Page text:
Life is so peculiar

May 19, 2010

It doesn’t pay to complain. Really, you can’t stay home and brood. So, before we get to the nitty gritty let’s just enjoy a peaceful and calming break.

Are you feeling mellow? Life is peculiar isn’t it? Sometime, whilst I was in Manchester, between May the 4th and May the 9th, my car was stolen. Here’s the  story.

As much as I am an idiot I am also, when this comes to that, relatively capable. And so on discovering the theft of my car I tried to do everything in the right order. First, I phoned the council. (A few years ago I had been visiting my sister in America. I came back to find a new road and no car. I phoned the council. They told me that my car could have been moved and I should have a look around nearby first. Sure enough, I found it.) This time, I’d come back from Manchester to find nice new yellow lines. So, I called, and was told that my car hadn’t been moved. I walked around a bit anyway. I hadn’t used my car for over a week and I wanted to check I hadn’t just parked it somewhere unusual. I walked around for an hour. I was convinced I would find it.

I didn’t. It had gone.

Next, the police. They got me to phone some search company. No sign on it’s database, so back to the police, and then to my insurance company.

This was all a week last Monday. Yesterday I was walking to one of my local cafes when I saw this.

My car.

I felt sick.

A part of me was convinced I would at some point see it. I don’t know why. It may be part of being a writer that leads to all sorts of possibilities racing through my head. So seeing it was the most natural thing in the world. Also the scariest.

What to do? I couldn’t even bring myself to go near it at first. What if I saw someone try and get into it? What if it was madly and sadly disfigured and smashed?

And also… what if I was mad? What if I had parked it there? But then I knew I hadn’t. I hadn’t, had I? What? It’s just… It was all too much. I felt sad, happy, worried, sick; as traumatised as a naseous Woody Allen. What would the police think? And my insurers? If I was mad and I had parked it there, would I go to prison? Would I be fined for wasting police time? Would the insurers sue me?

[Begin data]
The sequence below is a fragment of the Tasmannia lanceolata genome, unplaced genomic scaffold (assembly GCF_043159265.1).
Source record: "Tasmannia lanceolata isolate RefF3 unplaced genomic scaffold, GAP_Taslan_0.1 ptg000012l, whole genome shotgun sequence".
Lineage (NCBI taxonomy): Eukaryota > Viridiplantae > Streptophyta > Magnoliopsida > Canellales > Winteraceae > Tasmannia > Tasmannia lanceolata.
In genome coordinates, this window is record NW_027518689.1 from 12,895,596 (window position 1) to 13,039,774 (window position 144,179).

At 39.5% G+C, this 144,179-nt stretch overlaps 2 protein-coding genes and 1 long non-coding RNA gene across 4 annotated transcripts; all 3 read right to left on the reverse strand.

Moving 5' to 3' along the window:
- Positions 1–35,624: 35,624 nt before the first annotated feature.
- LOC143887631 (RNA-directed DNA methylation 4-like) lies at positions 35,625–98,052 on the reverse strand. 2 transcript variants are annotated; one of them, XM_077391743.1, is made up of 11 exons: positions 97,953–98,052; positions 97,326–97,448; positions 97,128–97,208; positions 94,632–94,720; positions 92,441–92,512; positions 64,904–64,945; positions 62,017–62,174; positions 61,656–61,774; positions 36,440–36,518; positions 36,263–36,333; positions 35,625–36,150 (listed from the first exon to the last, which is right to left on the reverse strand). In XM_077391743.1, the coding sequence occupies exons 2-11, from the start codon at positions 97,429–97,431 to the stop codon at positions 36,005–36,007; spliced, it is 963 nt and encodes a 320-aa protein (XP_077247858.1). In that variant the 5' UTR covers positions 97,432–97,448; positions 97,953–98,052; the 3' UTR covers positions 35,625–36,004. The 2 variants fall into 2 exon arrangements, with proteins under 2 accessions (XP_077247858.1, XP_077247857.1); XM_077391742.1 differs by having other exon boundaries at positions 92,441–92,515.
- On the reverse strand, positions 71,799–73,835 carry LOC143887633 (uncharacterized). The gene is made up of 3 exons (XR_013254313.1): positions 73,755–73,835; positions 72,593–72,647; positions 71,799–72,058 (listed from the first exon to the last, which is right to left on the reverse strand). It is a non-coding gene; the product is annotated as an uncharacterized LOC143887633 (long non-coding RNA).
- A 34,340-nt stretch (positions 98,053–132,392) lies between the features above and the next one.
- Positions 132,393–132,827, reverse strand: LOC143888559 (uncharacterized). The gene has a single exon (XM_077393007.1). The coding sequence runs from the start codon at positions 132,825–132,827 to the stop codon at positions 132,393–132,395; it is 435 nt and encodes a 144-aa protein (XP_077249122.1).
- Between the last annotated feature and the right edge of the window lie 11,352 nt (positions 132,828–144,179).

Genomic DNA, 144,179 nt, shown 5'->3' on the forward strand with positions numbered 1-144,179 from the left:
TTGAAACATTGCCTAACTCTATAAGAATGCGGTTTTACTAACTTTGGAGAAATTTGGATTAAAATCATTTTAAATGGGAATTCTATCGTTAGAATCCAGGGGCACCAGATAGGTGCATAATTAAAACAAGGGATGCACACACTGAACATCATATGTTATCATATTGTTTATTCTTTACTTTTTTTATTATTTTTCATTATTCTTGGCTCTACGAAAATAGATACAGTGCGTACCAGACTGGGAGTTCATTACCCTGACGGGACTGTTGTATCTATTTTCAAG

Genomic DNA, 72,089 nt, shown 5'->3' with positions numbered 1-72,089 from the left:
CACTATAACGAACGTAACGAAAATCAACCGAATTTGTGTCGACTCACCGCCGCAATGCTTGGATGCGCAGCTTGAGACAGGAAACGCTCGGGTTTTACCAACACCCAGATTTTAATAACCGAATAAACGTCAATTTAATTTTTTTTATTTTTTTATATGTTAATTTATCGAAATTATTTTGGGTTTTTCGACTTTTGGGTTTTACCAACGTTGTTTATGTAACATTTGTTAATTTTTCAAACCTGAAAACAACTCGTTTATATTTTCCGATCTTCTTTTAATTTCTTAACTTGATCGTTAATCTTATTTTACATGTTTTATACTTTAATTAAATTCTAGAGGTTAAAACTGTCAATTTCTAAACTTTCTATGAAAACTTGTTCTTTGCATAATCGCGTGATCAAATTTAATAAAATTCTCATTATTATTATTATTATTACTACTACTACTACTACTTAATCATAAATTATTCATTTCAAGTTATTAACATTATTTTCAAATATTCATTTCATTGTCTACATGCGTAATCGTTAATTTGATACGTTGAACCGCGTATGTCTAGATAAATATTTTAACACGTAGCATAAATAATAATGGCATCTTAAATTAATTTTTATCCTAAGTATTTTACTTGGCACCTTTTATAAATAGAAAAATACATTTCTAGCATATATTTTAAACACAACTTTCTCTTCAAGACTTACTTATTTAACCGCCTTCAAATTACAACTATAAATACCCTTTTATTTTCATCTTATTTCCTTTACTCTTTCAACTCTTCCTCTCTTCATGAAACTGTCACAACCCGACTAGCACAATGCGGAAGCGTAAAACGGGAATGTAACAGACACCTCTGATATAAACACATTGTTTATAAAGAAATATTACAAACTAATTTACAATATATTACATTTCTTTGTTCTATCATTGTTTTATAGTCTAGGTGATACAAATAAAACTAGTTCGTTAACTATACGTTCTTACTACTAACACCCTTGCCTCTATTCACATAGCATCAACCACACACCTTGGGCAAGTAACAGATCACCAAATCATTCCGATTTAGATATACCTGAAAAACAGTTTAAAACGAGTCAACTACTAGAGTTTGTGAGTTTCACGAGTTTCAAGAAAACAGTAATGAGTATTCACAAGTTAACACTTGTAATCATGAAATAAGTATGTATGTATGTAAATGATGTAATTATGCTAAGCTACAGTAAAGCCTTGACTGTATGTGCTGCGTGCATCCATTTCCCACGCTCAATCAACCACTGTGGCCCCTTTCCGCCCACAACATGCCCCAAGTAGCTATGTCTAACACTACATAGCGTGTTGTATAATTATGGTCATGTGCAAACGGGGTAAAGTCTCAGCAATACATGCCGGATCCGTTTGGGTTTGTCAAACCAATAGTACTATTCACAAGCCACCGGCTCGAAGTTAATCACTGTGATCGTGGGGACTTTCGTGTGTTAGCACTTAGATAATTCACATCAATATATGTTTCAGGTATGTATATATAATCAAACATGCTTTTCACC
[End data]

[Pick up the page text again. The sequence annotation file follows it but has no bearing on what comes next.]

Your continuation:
So, of course, after a few days of standing in the street and just looking, months of feeling ill, years of being banged up, I walked over to the car.

There was a leaflet under the windscreen wiper, battered by the weather. It had been there since early May.

I’m not mad. The Council had moved my car. Or their sub-contractors had. It seems they just don’t choose to tell you.

Thank you to the police and Tesco Insurance for being so understanding about this; for not locking me up, and for leaving my no claims bonus in place.

Lewisham Council? No thanks to you.

And, to make sense of Life is So Peculiar… I have tried to complain. It didn’t pay.  I called the council back. I was passed from person to person, no one quite knowing how to handle my call. Eventually I was told that I could speak to some sort of inspector. I was handed over to him and then… I was transfered to an answering machine. I left my name and number. No one has called back.

I’m putting this down to one of those things and I am not going to chase it. I just don’t have the… Oh, let’s end on another philosophical favourite.


Not a lot

January 25, 2009


I’ve been quiet on the blog scene for the last few days. I’ve been thrown into a state of confusion by the appearance of the Paul Daniels blog. When Paul Daniels starts a blog it is time for me to pause and ask “why am I doing it?” I’ve paused and I haven’t come up with an answer. So, for now, I’ll carry on.